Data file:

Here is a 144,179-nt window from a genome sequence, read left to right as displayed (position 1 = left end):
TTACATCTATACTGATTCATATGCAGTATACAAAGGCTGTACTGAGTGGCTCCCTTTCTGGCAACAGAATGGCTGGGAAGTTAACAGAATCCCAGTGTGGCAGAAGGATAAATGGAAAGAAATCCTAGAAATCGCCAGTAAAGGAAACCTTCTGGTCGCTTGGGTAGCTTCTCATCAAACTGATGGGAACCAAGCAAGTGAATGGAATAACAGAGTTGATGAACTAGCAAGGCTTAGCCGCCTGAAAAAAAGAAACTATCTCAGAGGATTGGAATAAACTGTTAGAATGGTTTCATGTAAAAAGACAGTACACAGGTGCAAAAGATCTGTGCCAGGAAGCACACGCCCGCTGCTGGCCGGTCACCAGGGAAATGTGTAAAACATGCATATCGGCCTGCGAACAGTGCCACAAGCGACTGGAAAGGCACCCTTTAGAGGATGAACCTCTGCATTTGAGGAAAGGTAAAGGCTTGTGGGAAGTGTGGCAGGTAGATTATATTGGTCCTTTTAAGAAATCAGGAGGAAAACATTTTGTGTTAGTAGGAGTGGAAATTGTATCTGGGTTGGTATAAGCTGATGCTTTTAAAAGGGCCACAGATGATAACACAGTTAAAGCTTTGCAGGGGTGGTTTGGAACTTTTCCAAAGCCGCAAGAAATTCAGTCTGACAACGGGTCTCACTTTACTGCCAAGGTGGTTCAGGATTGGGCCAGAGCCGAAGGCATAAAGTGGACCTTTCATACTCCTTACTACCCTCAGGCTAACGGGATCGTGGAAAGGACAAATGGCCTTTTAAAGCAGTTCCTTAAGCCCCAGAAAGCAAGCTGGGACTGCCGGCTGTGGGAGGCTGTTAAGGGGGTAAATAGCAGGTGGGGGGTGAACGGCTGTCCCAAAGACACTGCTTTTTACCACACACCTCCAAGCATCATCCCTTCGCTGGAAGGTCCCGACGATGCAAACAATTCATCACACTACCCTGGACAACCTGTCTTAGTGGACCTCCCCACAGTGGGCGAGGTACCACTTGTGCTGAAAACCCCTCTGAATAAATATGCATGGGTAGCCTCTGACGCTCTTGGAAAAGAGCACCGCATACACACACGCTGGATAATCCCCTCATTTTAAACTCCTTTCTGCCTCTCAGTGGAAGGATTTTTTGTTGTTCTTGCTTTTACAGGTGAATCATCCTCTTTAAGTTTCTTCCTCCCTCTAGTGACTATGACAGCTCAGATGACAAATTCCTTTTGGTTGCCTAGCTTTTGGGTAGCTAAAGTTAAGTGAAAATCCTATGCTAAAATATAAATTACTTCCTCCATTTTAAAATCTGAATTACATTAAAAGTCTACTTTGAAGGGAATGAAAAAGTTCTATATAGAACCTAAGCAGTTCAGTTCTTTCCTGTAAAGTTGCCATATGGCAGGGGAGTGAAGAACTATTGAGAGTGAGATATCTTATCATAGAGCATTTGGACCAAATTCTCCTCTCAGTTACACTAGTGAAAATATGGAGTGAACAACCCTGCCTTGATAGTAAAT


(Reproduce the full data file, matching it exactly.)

Here is a 144,179-nt window from a genome sequence, read left to right as displayed (position 1 = left end):
TTACATCTATACTGATTCATATGCAGTATACAAAGGCTGTACTGAGTGGCTCCCTTTCTGGCAACAGAATGGCTGGGAAGTTAACAGAATCCCAGTGTGGCAGAAGGATAAATGGAAAGAAATCCTAGAAATCGCCAGTAAAGGAAACCTTCTGGTCGCTTGGGTAGCTTCTCATCAAACTGATGGGAACCAAGCAAGTGAATGGAATAACAGAGTTGATGAACTAGCAAGGCTTAGCCGCCTGAAAAAAAGAAACTATCTCAGAGGATTGGAATAAACTGTTAGAATGGTTTCATGTAAAAAGACAGTACACAGGTGCAAAAGATCTGTGCCAGGAAGCACACGCCCGCTGCTGGCCGGTCACCAGGGAAATGTGTAAAACATGCATATCGGCCTGCGAACAGTGCCACAAGCGACTGGAAAGGCACCCTTTAGAGGATGAACCTCTGCATTTGAGGAAAGGTAAAGGCTTGTGGGAAGTGTGGCAGGTAGATTATATTGGTCCTTTTAAGAAATCAGGAGGAAAACATTTTGTGTTAGTAGGAGTGGAAATTGTATCTGGGTTGGTATAAGCTGATGCTTTTAAAAGGGCCACAGATGATAACACAGTTAAAGCTTTGCAGGGGTGGTTTGGAACTTTTCCAAAGCCGCAAGAAATTCAGTCTGACAACGGGTCTCACTTTACTGCCAAGGTGGTTCAGGATTGGGCCAGAGCCGAAGGCATAAAGTGGACCTTTCATACTCCTTACTACCCTCAGGCTAACGGGATCGTGGAAAGGACAAATGGCCTTTTAAAGCAGTTCCTTAAGCCCCAGAAAGCAAGCTGGGACTGCCGGCTGTGGGAGGCTGTTAAGGGGGTAAATAGCAGGTGGGGGGTGAACGGCTGTCCCAAAGACACTGCTTTTTACCACACACCTCCAAGCATCATCCCTTCGCTGGAAGGTCCCGACGATGCAAACAATTCATCACACTACCCTGGACAACCTGTCTTAGTGGACCTCCCCACAGTGGGCGAGGTACCACTTGTGCTGAAAACCCCTCTGAATAAATATGCATGGGTAGCCTCTGACGCTCTTGGAAAAGAGCACCGCATACACACACGCTGGATAATCCCCTCATTTTAAACTCCTTTCTGCCTCTCAGTGGAAGGATTTTTTGTTGTTCTTGCTTTTACAGGTGAATCATCCTCTTTAAGTTTCTTCCTCCCTCTAGTGACTATGACAGCTCAGATGACAAATTCCTTTTGGTTGCCTAGCTTTTGGGTAGCTAAAGTTAAGTGAAAATCCTATGCTAAAATATAAATTACTTCCTCCATTTTAAAATCTGAATTACATTAAAAGTCTACTTTGAAGGGAATGAAAAAGTTCTATATAGAACCTAAGCAGTTCAGTTCTTTCCTGTAAAGTTGCCATATGGCAGGGGAGTGAAGAACTATTGAGAGTGAGATATCTTATCATAGAGCATTTGGACCAAATTCTCCTCTCAGTTACACTAGTGAAAATATGGAGTGAACAACCCTGCCTTGATAGTAAAT